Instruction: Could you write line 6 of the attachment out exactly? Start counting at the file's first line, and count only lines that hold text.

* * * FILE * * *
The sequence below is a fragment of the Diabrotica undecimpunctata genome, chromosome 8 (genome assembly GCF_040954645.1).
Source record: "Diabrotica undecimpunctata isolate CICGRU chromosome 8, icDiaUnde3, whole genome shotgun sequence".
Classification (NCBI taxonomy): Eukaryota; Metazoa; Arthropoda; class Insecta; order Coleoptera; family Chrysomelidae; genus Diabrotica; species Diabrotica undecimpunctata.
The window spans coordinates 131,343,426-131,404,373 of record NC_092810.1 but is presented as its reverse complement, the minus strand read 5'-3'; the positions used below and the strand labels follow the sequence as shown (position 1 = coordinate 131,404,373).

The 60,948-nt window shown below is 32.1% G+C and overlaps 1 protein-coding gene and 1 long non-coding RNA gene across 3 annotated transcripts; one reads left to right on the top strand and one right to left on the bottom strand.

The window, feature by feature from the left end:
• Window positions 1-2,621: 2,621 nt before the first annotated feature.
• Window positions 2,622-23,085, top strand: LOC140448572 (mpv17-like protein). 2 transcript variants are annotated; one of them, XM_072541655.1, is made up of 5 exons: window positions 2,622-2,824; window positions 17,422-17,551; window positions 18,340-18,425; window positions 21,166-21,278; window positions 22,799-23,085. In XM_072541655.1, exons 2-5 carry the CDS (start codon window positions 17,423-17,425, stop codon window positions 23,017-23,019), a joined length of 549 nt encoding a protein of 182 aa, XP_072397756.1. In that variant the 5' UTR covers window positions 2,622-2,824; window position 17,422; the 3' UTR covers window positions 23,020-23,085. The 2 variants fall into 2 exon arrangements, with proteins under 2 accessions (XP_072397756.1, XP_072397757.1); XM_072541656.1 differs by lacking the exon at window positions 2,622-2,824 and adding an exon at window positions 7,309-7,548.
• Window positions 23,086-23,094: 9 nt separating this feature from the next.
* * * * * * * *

The window, feature by feature from the left end: